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Juno

Connect with the Mission

Fly alongside Juno

Eyes on the Solar System: Explore our galactic neighborhood in 3D

See Juno's current position and explore the mission in detail with NASA's Eyes on the Solar System 3D interactive.

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Visit the Eyes on the Solar System homepage to learn more.
› Launch Juno module

 

About Jupiter

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Learn about Jupiter and the missions that paved the way for Juno at NASA's Solar System Exploration website.
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Play the JunoQuest Game

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Play "Juno Quest" and help the Juno spacecraft explore the mysteries of Jupiter.
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Latest News

Mission Status

Juno's current position Juno 3-Year Anniversary. Image Credit: NASA/JPL-Caltech

Three years ago today, the Juno spacecraft launched from earth and set off on its journey to Jupiter. Since then, it has traveled 79% of the distance to Jupiter, listened as thousands of Ham radio operators across the world said “Hi Juno” during its Earth flyby, and re-purposed its Advanced Stellar Compass capture a starship-like view of Earth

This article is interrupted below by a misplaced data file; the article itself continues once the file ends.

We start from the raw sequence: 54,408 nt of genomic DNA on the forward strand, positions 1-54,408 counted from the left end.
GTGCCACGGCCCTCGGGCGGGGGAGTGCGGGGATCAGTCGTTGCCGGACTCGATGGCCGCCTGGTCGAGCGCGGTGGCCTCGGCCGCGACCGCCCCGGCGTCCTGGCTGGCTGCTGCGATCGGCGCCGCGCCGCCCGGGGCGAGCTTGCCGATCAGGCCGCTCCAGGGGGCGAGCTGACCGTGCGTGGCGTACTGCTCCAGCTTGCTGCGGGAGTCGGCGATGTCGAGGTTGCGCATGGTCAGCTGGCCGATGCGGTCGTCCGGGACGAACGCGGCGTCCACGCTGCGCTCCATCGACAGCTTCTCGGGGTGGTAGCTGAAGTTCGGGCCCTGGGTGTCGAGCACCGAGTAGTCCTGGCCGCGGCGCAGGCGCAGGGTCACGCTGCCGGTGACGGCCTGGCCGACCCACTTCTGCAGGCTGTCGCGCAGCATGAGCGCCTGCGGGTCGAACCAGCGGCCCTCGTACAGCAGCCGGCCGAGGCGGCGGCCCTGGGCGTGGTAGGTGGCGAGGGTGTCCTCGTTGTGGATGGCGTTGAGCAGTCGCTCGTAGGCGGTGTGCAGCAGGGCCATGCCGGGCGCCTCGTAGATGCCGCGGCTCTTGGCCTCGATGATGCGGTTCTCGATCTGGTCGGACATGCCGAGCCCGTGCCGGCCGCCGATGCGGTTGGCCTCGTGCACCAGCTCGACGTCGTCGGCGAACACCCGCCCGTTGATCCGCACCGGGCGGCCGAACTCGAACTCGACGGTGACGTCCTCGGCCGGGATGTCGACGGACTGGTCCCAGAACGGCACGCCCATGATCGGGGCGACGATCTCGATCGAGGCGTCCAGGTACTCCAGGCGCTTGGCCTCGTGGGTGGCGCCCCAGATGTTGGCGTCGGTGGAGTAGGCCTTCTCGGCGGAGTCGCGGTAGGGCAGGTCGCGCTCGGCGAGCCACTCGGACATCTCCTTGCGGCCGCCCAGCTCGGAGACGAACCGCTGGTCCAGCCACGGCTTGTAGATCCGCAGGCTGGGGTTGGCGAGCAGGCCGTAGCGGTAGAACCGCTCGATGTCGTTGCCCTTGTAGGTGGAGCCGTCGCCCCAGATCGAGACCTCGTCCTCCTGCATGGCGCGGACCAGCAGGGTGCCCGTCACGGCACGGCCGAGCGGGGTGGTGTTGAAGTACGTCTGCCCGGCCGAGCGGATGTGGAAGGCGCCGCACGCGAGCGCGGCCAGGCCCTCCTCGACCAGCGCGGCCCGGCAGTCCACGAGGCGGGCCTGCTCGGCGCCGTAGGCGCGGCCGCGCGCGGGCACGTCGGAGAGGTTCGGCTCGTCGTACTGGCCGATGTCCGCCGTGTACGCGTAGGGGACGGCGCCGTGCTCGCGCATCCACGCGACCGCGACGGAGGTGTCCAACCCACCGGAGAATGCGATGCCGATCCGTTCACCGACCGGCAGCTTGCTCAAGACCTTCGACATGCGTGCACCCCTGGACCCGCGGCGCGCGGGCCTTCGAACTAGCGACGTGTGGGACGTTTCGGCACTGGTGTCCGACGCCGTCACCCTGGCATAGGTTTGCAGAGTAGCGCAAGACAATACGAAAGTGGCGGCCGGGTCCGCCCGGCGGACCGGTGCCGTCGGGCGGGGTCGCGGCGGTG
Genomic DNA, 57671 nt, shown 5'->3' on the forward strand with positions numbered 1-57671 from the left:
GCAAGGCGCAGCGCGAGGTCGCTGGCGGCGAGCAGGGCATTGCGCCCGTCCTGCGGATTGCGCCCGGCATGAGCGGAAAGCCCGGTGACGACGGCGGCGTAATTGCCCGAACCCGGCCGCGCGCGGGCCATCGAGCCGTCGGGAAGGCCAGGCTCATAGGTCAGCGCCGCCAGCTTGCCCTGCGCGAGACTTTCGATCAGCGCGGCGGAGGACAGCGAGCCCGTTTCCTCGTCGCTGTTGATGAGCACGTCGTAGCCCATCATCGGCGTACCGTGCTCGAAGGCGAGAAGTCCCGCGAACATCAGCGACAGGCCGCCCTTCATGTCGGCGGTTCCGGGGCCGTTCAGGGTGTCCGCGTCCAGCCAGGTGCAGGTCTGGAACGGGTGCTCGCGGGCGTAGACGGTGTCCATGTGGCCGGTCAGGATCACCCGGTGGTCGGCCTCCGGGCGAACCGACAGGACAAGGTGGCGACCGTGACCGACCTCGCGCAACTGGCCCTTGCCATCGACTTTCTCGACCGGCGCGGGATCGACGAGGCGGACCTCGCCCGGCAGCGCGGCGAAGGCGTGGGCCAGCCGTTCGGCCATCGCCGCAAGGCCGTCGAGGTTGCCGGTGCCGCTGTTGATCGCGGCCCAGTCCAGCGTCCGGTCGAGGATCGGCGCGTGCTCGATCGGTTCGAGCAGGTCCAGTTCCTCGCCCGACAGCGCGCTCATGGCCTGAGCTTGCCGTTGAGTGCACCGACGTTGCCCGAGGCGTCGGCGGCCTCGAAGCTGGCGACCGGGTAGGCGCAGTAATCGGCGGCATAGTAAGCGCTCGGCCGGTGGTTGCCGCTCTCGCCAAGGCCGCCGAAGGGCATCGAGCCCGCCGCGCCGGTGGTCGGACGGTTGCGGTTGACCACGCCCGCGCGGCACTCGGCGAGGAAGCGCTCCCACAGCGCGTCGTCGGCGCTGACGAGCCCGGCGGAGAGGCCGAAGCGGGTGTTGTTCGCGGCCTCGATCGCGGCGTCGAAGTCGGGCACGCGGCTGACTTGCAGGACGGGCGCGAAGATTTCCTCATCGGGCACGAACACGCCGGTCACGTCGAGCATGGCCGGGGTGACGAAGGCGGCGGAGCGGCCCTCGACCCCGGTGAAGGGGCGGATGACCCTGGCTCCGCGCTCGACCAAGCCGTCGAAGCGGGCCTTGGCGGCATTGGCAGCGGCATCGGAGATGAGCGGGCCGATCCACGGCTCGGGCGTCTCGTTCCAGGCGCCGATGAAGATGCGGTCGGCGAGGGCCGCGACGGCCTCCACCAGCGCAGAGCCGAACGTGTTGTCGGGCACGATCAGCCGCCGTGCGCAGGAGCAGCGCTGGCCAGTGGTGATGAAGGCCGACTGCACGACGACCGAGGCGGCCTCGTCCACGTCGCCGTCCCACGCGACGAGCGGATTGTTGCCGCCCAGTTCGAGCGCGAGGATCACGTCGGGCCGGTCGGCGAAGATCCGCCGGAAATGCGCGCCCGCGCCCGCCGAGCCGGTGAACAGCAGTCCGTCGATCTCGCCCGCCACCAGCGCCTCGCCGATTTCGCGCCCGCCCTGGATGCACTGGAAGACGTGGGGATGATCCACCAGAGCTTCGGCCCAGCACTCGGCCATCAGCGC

Today, the Juno project team will come together to celebrate the three-year anniversary, and share stories about working on the mission as we anxiously await Juno’s arrival at Jupiter in 2016.

To get caught up on the past three years, here are some of the mission highlights:
 

Where is Juno?

As of August 4, 2014, Juno is approximately 404 million miles (650 million kilometers) from Earth. The one-way radio signal travel time between Earth and Juno is currently about 36 minutes. Juno is traveling at a velocity of approximately 35.8 thousand miles per hour (16 kilometers per second) relative to the sun, and 95.7 thousand miles per hour (43 kilometers per second) relative to Earth. Juno has now travelled 1.39 billion miles (2.2 billion kilometers, or 14.97 AU) since launch.

Visualize Juno's current position and velocity using NASA's Eyes on the Solar System 3D interactive or the NASA/JPL Solar System Simulator.

Recent Spacecraft Significant Events

At the end of July, the spacecraft successfully supported Ka-Band transmitter testing by the European Space Agency Malargue ground station. The spacecraft also made first use of the power circuits on the solar array short strings, which were enabled mid-June. Two of the fourteen available circuits have been used, and the remaining short string circuits will gradually get used between now and arrival at Jupiter.

Have a question about Juno or Jupiter not covered on this website? Visit the Juno mission website or send your question via email.

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Page Last Updated: August 4th, 2014
Page Editor: Tony Greicius